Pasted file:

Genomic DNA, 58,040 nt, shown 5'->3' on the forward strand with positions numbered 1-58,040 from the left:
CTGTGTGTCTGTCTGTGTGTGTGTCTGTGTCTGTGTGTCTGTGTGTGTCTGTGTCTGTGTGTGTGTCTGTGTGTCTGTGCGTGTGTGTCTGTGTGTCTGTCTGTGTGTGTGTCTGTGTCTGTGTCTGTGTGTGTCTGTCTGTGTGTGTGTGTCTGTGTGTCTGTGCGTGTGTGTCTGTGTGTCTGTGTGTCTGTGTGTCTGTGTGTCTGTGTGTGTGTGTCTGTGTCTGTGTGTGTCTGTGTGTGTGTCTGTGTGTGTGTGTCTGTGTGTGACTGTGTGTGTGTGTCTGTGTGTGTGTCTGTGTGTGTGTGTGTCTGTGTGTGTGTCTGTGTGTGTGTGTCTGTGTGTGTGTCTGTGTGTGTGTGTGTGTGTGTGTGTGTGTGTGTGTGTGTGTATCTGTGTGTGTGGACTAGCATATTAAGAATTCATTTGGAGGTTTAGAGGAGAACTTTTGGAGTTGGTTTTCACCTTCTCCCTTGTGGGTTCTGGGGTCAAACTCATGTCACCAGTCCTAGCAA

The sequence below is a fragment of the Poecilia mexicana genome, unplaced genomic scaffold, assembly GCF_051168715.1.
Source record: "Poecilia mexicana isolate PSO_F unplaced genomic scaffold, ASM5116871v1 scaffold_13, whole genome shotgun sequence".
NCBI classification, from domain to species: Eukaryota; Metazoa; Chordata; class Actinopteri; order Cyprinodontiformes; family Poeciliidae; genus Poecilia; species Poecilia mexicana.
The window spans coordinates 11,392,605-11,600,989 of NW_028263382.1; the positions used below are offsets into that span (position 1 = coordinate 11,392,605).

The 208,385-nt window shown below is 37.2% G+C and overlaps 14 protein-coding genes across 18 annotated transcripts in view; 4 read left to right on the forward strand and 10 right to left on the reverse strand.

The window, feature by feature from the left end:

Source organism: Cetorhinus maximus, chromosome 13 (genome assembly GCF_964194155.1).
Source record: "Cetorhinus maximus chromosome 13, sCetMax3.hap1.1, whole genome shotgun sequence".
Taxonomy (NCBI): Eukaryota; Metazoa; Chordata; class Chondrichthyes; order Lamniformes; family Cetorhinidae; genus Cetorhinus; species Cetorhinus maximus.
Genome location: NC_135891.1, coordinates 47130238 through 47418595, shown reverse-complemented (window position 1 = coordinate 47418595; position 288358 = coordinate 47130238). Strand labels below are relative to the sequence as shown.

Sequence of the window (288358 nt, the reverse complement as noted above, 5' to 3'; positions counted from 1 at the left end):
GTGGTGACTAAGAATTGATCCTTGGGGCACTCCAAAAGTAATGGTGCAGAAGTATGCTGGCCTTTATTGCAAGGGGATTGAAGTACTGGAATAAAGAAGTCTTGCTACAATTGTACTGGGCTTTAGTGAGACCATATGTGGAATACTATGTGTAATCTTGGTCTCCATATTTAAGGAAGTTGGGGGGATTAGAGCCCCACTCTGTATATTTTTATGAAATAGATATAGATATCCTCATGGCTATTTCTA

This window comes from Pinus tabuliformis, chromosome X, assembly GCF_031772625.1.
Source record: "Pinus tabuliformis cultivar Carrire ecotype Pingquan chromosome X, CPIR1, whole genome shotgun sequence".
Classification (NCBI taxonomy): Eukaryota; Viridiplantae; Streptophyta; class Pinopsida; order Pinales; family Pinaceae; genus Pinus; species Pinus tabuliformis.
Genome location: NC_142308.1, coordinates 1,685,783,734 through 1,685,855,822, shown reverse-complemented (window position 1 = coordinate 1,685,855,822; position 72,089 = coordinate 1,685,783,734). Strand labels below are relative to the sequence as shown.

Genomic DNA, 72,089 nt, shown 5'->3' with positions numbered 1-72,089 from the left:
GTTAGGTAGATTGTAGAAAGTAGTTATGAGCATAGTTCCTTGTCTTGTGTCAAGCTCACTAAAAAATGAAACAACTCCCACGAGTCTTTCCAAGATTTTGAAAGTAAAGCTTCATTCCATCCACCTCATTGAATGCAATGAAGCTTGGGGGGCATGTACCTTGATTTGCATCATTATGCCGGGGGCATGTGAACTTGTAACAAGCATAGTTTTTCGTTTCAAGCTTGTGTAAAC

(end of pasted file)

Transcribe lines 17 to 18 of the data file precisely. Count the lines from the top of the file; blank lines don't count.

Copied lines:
Classification (NCBI taxonomy): Eukaryota; Viridiplantae; Streptophyta; class Pinopsida; order Pinales; family Pinaceae; genus Pinus; species Pinus tabuliformis.
Genome location: NC_142308.1, coordinates 1,685,783,734 through 1,685,855,822, shown reverse-complemented (window position 1 = coordinate 1,685,855,822; position 72,089 = coordinate 1,685,783,734). Strand labels below are relative to the sequence as shown.